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English is a living language, which means that over time new words are invented, created, borrowed, stolen, and otherwise inserted into both the spoken and written language. Words which had been once considered slang, or even taboo, become accepted into everyday usage. New words are a reflection of changing technology, politics, morals, and worldviews. Every year, various gatherings include linguists, lexicographers, and others engaged in heated debates about which words should now be considered “standard” in English and should, therefore, be included in English-language dictionaries.

Selecting new words and new definitions for old words for a dictionary is a challenge for lexicographers. Traditionally, lexicographers tracked language usage by reading printed materials, but technology has changed and today they use online databases such as the Corpus of Contemporary American English and the Corpus of Historical American English. In updating a dictionary, the editors will survey a panel that includes well-known critics, writers, and scholars.

In case you missed it: 150 new words and definitions have been added to the 2014 updated Merriam-Webster’s Collegiate Dictionary. This means that the dictionary you are currently using, if any, is now out-of-date. Some of the new entries include:

Selfie: an image of oneself taken by oneself using a digital camera especially for posting on social networks.

Tweep:  a person who uses the Twitter online message service to send and receive tweets.

Gamification:  the process of adding game or gamelike elements to something (as a task) so as to encourage participation.

Hashtag:  a word or phrase preceded by the symbol # that clarifies or categorizes the accompanying text, such as a tweet.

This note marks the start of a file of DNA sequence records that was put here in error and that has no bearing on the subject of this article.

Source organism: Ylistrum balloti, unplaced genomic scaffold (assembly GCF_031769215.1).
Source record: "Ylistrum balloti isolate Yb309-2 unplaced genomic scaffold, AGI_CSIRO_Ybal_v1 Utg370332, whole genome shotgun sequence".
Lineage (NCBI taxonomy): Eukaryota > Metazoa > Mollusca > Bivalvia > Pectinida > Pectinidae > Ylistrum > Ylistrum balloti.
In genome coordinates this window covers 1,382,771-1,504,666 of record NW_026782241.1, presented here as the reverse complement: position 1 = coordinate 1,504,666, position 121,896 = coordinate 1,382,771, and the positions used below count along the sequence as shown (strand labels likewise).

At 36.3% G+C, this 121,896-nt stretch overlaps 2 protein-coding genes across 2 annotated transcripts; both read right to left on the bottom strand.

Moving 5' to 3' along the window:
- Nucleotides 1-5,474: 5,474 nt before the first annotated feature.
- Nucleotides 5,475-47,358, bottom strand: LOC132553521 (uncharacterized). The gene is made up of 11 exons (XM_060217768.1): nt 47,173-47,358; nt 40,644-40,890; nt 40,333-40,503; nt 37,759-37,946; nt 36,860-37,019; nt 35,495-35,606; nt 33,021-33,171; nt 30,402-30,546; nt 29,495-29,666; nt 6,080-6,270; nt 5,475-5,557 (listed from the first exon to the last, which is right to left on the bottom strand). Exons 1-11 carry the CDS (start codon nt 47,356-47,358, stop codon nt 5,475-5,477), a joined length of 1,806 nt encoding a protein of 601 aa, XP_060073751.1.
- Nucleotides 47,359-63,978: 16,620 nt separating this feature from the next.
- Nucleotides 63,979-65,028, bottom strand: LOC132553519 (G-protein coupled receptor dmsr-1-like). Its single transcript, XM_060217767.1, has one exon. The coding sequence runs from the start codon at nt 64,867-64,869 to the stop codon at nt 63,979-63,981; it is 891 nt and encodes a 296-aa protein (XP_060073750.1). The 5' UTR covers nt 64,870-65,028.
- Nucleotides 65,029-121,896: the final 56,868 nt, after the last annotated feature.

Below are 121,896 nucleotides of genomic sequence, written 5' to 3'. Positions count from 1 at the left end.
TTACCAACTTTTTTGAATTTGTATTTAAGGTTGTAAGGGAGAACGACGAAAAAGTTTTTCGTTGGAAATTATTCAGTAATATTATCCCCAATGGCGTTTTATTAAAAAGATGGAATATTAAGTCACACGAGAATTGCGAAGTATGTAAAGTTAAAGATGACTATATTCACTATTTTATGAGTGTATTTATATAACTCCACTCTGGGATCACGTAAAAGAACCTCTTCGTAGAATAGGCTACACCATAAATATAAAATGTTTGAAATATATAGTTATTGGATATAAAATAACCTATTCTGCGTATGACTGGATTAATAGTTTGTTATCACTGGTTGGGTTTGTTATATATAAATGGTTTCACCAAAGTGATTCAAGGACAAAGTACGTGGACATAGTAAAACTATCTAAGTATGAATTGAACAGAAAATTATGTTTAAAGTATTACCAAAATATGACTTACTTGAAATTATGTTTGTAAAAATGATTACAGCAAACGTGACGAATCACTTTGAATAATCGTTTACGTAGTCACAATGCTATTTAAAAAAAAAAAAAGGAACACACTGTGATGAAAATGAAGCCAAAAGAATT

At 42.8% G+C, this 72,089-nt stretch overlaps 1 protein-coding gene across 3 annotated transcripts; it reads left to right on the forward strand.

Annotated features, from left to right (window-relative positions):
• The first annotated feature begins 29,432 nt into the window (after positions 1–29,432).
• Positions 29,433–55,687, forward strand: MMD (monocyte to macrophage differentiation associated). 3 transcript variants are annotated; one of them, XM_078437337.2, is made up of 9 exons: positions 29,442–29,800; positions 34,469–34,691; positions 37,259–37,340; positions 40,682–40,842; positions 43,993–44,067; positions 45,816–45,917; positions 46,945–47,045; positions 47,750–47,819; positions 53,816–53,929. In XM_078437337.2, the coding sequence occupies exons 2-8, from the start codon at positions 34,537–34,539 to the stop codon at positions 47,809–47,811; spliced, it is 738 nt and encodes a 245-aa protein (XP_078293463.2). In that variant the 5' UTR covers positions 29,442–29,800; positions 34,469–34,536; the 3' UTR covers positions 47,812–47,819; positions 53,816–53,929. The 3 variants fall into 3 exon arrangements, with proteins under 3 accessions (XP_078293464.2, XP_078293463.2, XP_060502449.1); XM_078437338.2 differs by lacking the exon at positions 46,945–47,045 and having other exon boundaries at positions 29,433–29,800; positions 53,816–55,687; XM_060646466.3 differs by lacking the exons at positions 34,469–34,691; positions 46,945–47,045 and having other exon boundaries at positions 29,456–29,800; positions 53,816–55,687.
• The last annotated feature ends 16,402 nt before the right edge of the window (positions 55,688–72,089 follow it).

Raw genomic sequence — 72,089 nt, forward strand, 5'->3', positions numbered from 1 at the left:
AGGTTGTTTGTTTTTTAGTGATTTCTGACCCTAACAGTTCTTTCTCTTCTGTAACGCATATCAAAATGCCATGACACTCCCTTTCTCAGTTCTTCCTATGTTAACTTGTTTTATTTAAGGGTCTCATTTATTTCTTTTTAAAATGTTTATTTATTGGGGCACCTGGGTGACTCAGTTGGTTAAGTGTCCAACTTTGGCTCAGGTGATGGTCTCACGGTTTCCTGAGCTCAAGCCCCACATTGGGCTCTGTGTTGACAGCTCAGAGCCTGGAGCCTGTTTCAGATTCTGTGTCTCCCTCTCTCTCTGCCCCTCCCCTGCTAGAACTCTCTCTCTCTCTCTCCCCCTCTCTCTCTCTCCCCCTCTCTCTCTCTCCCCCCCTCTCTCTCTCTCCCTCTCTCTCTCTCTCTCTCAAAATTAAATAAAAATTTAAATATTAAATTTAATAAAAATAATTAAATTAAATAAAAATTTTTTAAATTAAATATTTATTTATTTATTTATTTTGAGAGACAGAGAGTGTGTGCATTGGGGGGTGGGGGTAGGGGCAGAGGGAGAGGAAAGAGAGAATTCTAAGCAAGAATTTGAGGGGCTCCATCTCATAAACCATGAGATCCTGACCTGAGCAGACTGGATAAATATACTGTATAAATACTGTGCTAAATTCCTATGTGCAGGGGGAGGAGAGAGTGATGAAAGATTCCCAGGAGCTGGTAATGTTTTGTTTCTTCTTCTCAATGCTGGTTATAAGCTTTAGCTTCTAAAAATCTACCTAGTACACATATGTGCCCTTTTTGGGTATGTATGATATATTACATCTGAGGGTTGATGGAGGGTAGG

Big data: an accumulation of data that is too large and complex for processing by traditional database management tools.

Catfish: a person who sets up a false personal profile on a social networking site for fraudulent or deceptive purposes.

E-waste: waste consisting of discarded electronic products (as computers, televisions, and cell phones).

Social networking: the creation and maintenance of personal and business relationships especially online.

Unfriend: to remove (someone) from a list of designated friends on a person’s social networking Web site.

Pho: a soup made of beef or chicken broth and rice noodles.

Turducken: a boneless chicken stuffed into a boneless duck stuffed into a boneless turkey.

Yooper: a nickname used for a native or resident of the Upper Peninsula of Michigan.

Merriam-Webster’s Collegiate Dictionary, a unit of Encyclopedia Britannica Inc, has approximately 165,000 entries and 225,000 definitions. Dictionary updates from the likes of Merriam-Webster and Oxford English Dictionary often spur debates about what words deserve to be included. The inclusion of “ain’t”, for example, in Webster’s Third New International Dictionary created an uproar. Merriam-Webster is suggesting people talk about its new words (where else?) on Twitter using the hashtag #MW2014NewWords.

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